Yukata!Batch Goes Global

In December 2012, Benedict Cumberbatch arrived in Japan from the UK several hours after filmmaker J.J. Abrams and actor Chris Pine had arrived from Los Angeles to take part in a preliminary press junket for the summer 2013 release of Star Trek Into Darkness. Apparently unbeknownst to Cumberbatch, as well as to a Japanese mass media always on the lookout for the next big thing, roughly 500 fans – overwhelmingly female – were waiting for him on his arrival at Tokyo’s Narita International Airport, the information about his flight number and arrival funneled through Sherlock and Cumberbatch-related websites that had, in turn, received it from Paramount Japan. Where Chris Pine had garnered some fleeting recognition from the many fans who had already begun gathering earlier in the day to see Cumberbatch, Cumberbatch himself received an enthusiastic welcome and attempted to respond in kind, shaking hands and acknowledging as many of his fans as possible as he was ushered to the door.

This outpouring of interest in the heretofore all-but-unknown Cumberbatch generated considerable attention within the Japanese mass media. Prior to his arrival in Japan, Cumberbatch had only been featured in one Japanese publication, Hayakawa Mystery, in a special issue focusing on BBC’s Sherlock in preparation for a New Year’s broadcast of series 2. However, the enthusiastic turnout at the airport caught the attention of magazine editors who were then faced with slowly declining interest in, and not insignificant backlash against, South Korean stars and shows – the fandom of which had sustained them for nearly a decade. In Cumberbatch they had a non-Asian star – one of the only outside a Hollywood context to generate this degree of popularity in nearly twenty years – who brought with him that nation-based pedigree that has been a constant of foreign star promotion since at least the late 1980s and the first ‘heritage film’-fuelled British star boom. Soon, magazine articles based on the interviews Cumberbatch conducted during his visit proliferated in the Japanese press, each proclaiming him a quintessential ‘English gentleman’ and, in turn, helping to spur what would, by the latter half of 2013, become a full-blown British male star boom.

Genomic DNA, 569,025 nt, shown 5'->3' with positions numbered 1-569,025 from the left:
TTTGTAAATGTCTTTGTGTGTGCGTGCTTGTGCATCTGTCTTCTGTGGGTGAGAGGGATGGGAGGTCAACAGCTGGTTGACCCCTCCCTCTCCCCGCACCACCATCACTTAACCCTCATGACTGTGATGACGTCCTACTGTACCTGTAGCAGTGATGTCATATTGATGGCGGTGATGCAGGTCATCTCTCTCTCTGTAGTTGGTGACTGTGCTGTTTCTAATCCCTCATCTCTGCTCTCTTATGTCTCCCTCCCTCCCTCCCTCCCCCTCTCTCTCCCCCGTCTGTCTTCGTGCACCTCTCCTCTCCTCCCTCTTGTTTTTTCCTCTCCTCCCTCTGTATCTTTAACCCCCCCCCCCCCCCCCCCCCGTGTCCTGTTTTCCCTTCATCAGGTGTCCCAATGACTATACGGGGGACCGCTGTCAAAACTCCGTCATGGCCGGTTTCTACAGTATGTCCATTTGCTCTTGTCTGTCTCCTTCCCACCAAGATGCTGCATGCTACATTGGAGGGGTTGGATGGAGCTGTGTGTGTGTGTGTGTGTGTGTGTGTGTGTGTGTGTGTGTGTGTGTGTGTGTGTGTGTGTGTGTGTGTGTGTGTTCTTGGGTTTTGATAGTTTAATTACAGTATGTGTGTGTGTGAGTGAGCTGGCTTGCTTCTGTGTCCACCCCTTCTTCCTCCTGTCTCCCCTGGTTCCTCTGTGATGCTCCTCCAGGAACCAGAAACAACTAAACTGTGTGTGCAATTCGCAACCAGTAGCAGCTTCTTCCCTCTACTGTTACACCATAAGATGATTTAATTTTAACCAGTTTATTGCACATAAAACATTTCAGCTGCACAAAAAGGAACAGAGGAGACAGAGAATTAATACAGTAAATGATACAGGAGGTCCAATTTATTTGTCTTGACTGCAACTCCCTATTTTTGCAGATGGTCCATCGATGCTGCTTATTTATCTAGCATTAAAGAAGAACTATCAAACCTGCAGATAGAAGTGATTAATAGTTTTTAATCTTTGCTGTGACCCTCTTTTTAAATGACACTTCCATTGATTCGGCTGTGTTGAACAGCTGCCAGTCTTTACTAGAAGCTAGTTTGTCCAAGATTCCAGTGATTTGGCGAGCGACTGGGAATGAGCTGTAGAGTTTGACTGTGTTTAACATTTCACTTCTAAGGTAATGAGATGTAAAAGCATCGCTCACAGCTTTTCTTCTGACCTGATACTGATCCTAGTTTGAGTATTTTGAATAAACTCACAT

By the time of Cumberbatch’s second Japanese junket, conducted a month before the Japanese August premiere of Star Trek Into Darkness, he had become a full-fledged phenomenon, less on the basis of his anticipated role in the reboot of an American TV show that, in Japan, had little more than niche popularity, than on his starring turn in BBC’s Sherlock, which had only begun airing in Japan in late 2011, and then in a late-night slot on national broadcaster NHK’s premium satellite channel. Which is to say, Cumberbatch’s Japanese fandom was itself quite niche, but it was also part of a broader global fandom that enjoyed momentum primarily online, and it was for this reason that on this second trip, spearheaded by the careful dissemination of information by Paramount Japan, Cumberbatch was greeted by 1000 fans. The degree of ‘fan service’ he provided at the airport, which after his December junket had been favorably compared to that of such fan service luminaries as Johnny Depp and Leonardo DiCaprio, was scaled back somewhat; however, he did take the time to stop and talk to the gathered crowd, satisfying even those who had been waiting in place since as early as 3 am that morning.

Moreover, in anticipation of broad interest in Cumberbatch’s visit to Japan, his arrival was streamed live online on a feed available not only to Japanese fans unable to be at the airport, but to overseas fans as well. Indeed, the entire junket played out online in real time over the course of the next four days, ultimately giving global fans insight into the ways that celebrity fandom plays out in Japan and influencing fannish activity spurred by the visit in ways that reveal the increased porousness – both cultural and fannish – of transcultural fandom in the age of social media. Continue reading

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Sherlock Goes to Tokyo

When Sherlock star Benedict Cumberbatch arrived at Narita International Airport in December 2012 as part of a Star Trek Into Darkness promotional tour that also included director J.J. Abrams and co-star Chris Pine, he was (now famously) greeted there by an estimated 500 fans. An overwhelmingly, if not exclusively, female gathering, they had waited patiently behind a barrier at the arrivals floor of Terminal 2 since as early as 7:30 am (some accounts give 4 am), and by the time of Cumberbatch’s 4:45 pm appearance fans filled not only the lobby itself but the mezzanine floor above, which looked out over the hall.